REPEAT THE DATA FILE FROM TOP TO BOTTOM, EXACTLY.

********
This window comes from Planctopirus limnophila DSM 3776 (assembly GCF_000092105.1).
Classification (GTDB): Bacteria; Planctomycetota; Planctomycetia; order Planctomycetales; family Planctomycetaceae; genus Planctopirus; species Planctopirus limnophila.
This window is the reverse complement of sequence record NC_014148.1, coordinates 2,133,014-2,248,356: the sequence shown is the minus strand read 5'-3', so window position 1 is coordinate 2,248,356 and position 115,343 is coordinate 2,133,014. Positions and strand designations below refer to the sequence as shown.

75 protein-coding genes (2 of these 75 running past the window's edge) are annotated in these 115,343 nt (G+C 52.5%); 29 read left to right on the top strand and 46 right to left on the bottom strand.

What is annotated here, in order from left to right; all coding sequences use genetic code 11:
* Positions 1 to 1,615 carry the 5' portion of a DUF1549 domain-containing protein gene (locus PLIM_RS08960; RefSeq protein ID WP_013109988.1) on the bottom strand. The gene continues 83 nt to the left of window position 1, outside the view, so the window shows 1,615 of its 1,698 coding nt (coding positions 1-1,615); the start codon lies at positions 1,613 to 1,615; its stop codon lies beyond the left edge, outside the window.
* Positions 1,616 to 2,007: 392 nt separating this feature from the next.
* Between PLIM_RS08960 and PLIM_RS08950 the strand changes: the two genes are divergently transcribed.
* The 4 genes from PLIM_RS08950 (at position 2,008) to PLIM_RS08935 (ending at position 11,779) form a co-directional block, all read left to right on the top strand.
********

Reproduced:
This window comes from Planctopirus limnophila DSM 3776 (assembly GCF_000092105.1).
Classification (GTDB): Bacteria; Planctomycetota; Planctomycetia; order Planctomycetales; family Planctomycetaceae; genus Planctopirus; species Planctopirus limnophila.
This window is the reverse complement of sequence record NC_014148.1, coordinates 2,133,014-2,248,356: the sequence shown is the minus strand read 5'-3', so window position 1 is coordinate 2,248,356 and position 115,343 is coordinate 2,133,014. Positions and strand designations below refer to the sequence as shown.

75 protein-coding genes (2 of these 75 running past the window's edge) are annotated in these 115,343 nt (G+C 52.5%); 29 read left to right on the top strand and 46 right to left on the bottom strand.

What is annotated here, in order from left to right; all coding sequences use genetic code 11:
* Positions 1 to 1,615 carry the 5' portion of a DUF1549 domain-containing protein gene (locus PLIM_RS08960; RefSeq protein ID WP_013109988.1) on the bottom strand. The gene continues 83 nt to the left of window position 1, outside the view, so the window shows 1,615 of its 1,698 coding nt (coding positions 1-1,615); the start codon lies at positions 1,613 to 1,615; its stop codon lies beyond the left edge, outside the window.
* Positions 1,616 to 2,007: 392 nt separating this feature from the next.
* Between PLIM_RS08960 and PLIM_RS08950 the strand changes: the two genes are divergently transcribed.
* The 4 genes from PLIM_RS08950 (at position 2,008) to PLIM_RS08935 (ending at position 11,779) form a co-directional block, all read left to right on the top strand.